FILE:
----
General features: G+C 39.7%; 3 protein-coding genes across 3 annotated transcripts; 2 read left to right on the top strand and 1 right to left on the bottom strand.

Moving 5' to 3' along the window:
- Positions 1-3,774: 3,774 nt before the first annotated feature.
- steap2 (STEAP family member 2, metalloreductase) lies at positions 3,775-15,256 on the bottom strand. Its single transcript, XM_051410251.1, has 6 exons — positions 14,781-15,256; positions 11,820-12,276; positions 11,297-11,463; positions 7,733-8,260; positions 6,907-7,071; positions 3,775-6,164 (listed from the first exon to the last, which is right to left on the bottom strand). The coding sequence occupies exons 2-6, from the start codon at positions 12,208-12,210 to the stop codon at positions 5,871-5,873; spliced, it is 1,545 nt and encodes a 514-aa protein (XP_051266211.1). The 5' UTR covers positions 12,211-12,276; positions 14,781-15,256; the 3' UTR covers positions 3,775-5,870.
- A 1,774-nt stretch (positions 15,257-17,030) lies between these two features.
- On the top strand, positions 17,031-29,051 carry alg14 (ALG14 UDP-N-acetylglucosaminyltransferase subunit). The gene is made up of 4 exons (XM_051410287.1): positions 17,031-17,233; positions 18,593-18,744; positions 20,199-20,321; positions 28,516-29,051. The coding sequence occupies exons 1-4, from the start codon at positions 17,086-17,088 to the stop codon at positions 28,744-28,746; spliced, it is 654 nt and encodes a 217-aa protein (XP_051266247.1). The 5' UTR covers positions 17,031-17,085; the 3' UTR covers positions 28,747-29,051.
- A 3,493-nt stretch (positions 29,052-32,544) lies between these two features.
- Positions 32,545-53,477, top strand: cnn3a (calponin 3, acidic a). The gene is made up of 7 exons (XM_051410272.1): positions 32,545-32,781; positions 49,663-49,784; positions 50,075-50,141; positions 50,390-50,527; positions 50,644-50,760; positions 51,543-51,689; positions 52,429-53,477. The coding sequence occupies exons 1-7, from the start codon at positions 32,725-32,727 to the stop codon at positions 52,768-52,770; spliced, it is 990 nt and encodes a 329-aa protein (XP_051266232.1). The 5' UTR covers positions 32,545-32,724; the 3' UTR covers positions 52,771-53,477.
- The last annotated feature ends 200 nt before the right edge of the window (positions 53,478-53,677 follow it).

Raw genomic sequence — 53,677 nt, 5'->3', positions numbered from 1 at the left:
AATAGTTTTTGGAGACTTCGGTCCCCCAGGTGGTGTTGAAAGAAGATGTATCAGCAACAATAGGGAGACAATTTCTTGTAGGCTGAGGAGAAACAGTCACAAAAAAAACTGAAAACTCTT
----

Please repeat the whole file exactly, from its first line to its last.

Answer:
General features: G+C 39.7%; 3 protein-coding genes across 3 annotated transcripts; 2 read left to right on the top strand and 1 right to left on the bottom strand.

Moving 5' to 3' along the window:
- Positions 1-3,774: 3,774 nt before the first annotated feature.
- steap2 (STEAP family member 2, metalloreductase) lies at positions 3,775-15,256 on the bottom strand. Its single transcript, XM_051410251.1, has 6 exons — positions 14,781-15,256; positions 11,820-12,276; positions 11,297-11,463; positions 7,733-8,260; positions 6,907-7,071; positions 3,775-6,164 (listed from the first exon to the last, which is right to left on the bottom strand). The coding sequence occupies exons 2-6, from the start codon at positions 12,208-12,210 to the stop codon at positions 5,871-5,873; spliced, it is 1,545 nt and encodes a 514-aa protein (XP_051266211.1). The 5' UTR covers positions 12,211-12,276; positions 14,781-15,256; the 3' UTR covers positions 3,775-5,870.
- A 1,774-nt stretch (positions 15,257-17,030) lies between these two features.
- On the top strand, positions 17,031-29,051 carry alg14 (ALG14 UDP-N-acetylglucosaminyltransferase subunit). The gene is made up of 4 exons (XM_051410287.1): positions 17,031-17,233; positions 18,593-18,744; positions 20,199-20,321; positions 28,516-29,051. The coding sequence occupies exons 1-4, from the start codon at positions 17,086-17,088 to the stop codon at positions 28,744-28,746; spliced, it is 654 nt and encodes a 217-aa protein (XP_051266247.1). The 5' UTR covers positions 17,031-17,085; the 3' UTR covers positions 28,747-29,051.
- A 3,493-nt stretch (positions 29,052-32,544) lies between these two features.
- Positions 32,545-53,477, top strand: cnn3a (calponin 3, acidic a). The gene is made up of 7 exons (XM_051410272.1): positions 32,545-32,781; positions 49,663-49,784; positions 50,075-50,141; positions 50,390-50,527; positions 50,644-50,760; positions 51,543-51,689; positions 52,429-53,477. The coding sequence occupies exons 1-7, from the start codon at positions 32,725-32,727 to the stop codon at positions 52,768-52,770; spliced, it is 990 nt and encodes a 329-aa protein (XP_051266232.1). The 5' UTR covers positions 32,545-32,724; the 3' UTR covers positions 52,771-53,477.
- The last annotated feature ends 200 nt before the right edge of the window (positions 53,478-53,677 follow it).

Raw genomic sequence — 53,677 nt, 5'->3', positions numbered from 1 at the left:
AATAGTTTTTGGAGACTTCGGTCCCCCAGGTGGTGTTGAAAGAAGATGTATCAGCAACAATAGGGAGACAATTTCTTGTAGGCTGAGGAGAAACAGTCACAAAAAAAACTGAAAACTCTT